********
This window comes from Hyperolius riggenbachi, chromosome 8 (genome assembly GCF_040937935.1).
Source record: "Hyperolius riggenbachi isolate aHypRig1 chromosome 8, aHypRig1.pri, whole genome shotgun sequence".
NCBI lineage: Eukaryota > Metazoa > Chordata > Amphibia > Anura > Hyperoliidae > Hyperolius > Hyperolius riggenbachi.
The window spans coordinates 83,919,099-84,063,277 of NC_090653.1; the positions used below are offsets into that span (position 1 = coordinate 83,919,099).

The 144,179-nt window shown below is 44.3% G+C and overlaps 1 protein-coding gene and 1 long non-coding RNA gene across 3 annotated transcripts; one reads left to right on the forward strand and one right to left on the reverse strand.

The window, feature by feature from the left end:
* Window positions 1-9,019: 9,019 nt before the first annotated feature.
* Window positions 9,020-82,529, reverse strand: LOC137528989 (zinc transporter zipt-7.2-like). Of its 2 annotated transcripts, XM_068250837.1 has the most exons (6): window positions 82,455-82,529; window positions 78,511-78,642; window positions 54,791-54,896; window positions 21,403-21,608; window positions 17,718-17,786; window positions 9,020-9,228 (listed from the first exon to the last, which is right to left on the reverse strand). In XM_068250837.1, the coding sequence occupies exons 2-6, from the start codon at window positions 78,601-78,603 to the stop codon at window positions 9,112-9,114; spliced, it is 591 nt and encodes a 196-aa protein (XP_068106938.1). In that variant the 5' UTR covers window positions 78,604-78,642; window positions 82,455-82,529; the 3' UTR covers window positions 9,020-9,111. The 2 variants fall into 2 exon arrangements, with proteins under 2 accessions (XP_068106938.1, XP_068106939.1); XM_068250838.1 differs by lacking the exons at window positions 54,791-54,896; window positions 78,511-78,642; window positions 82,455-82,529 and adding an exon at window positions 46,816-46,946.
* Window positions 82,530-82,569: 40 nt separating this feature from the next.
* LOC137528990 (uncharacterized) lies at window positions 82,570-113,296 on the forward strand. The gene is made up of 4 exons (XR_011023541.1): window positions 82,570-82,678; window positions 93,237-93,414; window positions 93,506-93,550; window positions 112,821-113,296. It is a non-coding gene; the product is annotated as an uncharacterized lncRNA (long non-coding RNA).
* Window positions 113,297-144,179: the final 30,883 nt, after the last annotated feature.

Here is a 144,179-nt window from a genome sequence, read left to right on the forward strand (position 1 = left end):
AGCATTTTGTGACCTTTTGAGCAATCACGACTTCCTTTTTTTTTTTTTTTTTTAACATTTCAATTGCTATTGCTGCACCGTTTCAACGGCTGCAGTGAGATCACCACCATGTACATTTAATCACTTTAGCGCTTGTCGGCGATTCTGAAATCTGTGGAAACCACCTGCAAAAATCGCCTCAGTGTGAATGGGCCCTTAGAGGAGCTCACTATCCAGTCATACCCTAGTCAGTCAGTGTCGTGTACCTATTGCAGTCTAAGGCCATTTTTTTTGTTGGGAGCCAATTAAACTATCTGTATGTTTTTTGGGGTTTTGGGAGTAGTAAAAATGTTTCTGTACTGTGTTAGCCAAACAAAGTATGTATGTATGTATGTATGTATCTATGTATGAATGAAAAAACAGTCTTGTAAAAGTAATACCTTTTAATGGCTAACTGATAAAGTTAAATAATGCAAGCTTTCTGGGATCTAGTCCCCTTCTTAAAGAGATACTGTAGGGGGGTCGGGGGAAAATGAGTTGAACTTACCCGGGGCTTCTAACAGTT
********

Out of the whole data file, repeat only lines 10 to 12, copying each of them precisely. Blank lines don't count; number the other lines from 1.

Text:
* LOC137528990 (uncharacterized) lies at window positions 82,570-113,296 on the forward strand. The gene is made up of 4 exons (XR_011023541.1): window positions 82,570-82,678; window positions 93,237-93,414; window positions 93,506-93,550; window positions 112,821-113,296. It is a non-coding gene; the product is annotated as an uncharacterized lncRNA (long non-coding RNA).
* Window positions 113,297-144,179: the final 30,883 nt, after the last annotated feature.

Here is a 144,179-nt window from a genome sequence, read left to right on the forward strand (position 1 = left end):